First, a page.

Detail of cartoon by Jen Sorensen, via Daily Kos, 19 May 2016.To the one, there is an old slogan about the day the schools have the money they need and the Air Force needs to hold a bake sale to buy a bomber. It’s been around for a while; posters, bumper stickers, t-shirts―the whole nine yards. One wonders at the potential hullabaloo if we sent some military recruiters to do the same.

To the other, if you have ever witnessed one of these events, it might seem plainly evident why so many people back teachers in contract disputes. This really is asking too much of schoolteachers, yet they will put on their shining classroom smiles and face their students in good faith and the best possible spirit.

When it comes time to remind children to do whatever it takes to get the job done, perhaps we don’t often enough point to their teachers as examples because we are ashamed of what communities demand.

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Image note: Detail of cartoon by Jen Sorensen, via Daily Kos, 19 May 2016.

Not the Worst Thing Budweiser Has Ever Done, But Still

→ "Canned Patriotism: Uh-oh. Budweiser is changing its name to AMERICA for the summer. (Actually owned by foreign company.) How far we've fallen―from grand experiment to brand experiment." ← (Detail of cartoon by Jen Sorensen, via Daily Kos Comics, 24 May 2016.)It is my regret to advise that Jen Sorensen is actually not joking. Well, not about that part, at least, but what’s a cartoonist to do?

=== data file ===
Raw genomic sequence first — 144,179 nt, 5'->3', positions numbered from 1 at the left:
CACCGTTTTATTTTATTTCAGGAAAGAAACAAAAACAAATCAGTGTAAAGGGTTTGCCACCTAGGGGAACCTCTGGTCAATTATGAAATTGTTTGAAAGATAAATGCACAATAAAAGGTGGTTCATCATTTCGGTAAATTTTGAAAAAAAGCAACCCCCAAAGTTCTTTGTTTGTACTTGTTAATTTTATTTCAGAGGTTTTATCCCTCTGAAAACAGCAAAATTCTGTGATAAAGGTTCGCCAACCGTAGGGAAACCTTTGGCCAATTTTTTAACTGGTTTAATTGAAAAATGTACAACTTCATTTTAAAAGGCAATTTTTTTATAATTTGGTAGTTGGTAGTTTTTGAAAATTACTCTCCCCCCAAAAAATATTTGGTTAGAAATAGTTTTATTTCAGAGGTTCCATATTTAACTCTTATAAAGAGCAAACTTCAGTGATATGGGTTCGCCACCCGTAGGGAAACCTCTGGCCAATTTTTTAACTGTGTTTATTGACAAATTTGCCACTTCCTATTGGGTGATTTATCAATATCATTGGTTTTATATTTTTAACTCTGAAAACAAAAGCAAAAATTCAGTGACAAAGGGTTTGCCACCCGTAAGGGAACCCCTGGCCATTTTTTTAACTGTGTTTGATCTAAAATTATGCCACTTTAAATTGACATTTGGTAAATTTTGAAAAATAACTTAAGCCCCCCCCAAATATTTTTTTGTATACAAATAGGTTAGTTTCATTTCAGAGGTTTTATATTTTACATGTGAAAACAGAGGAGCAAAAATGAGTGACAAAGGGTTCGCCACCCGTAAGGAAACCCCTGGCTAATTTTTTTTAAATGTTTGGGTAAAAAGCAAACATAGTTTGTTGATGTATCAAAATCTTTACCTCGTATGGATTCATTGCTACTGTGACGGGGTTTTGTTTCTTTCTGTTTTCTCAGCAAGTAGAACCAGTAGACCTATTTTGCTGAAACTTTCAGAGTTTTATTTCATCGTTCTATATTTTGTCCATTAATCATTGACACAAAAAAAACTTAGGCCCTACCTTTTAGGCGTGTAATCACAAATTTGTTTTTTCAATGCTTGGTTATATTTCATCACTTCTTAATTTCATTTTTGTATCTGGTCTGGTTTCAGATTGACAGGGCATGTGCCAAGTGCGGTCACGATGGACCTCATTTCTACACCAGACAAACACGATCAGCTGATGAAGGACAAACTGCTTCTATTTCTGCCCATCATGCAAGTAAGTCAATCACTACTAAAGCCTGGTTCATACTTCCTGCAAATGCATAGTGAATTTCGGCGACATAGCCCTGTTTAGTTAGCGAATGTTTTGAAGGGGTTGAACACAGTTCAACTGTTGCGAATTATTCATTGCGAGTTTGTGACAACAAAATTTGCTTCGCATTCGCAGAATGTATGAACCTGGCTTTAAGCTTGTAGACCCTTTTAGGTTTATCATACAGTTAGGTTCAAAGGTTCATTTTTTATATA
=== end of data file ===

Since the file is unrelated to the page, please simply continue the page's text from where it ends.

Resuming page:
Sadly, though, no, it’s not a joke. InBev is actually doing this:

The America labels are only going on 12-ounce bottles and 12-ounce cans, said Nick Mills, general manager at the Baldwinsville brewery. Other sizes―such as 24- and 16-ounce cans―will be in patriotically-themed case boxes and packages, but will not be labeled as America.

“We do summer patriotic packages every year,” he said, noting past labels and artwork that featured the Stars and Stripes or the Statue of Liberty. “This one seems to be getting more attention.”

It has raised eyebrows from those who question the use of the word “America” by a brewer not based in the United States. A-B InBev was formed in 2008 when InBev, itself a merger of Belgian and Brazilian brewing interests, acquired Anheuser-Busch in a $50 billion takeover. A-B had been founded in 1876 in St. Louis, which remains its U.S. headquarters.

(Cazentre)

Certes, ’tis unspeakably crass, but let’s face it, this is hardly the worst thing “America’s Rape Brewery”™ has ever done. Generally speaking, Budweiser ought to be disqualified from being “America’s beer”.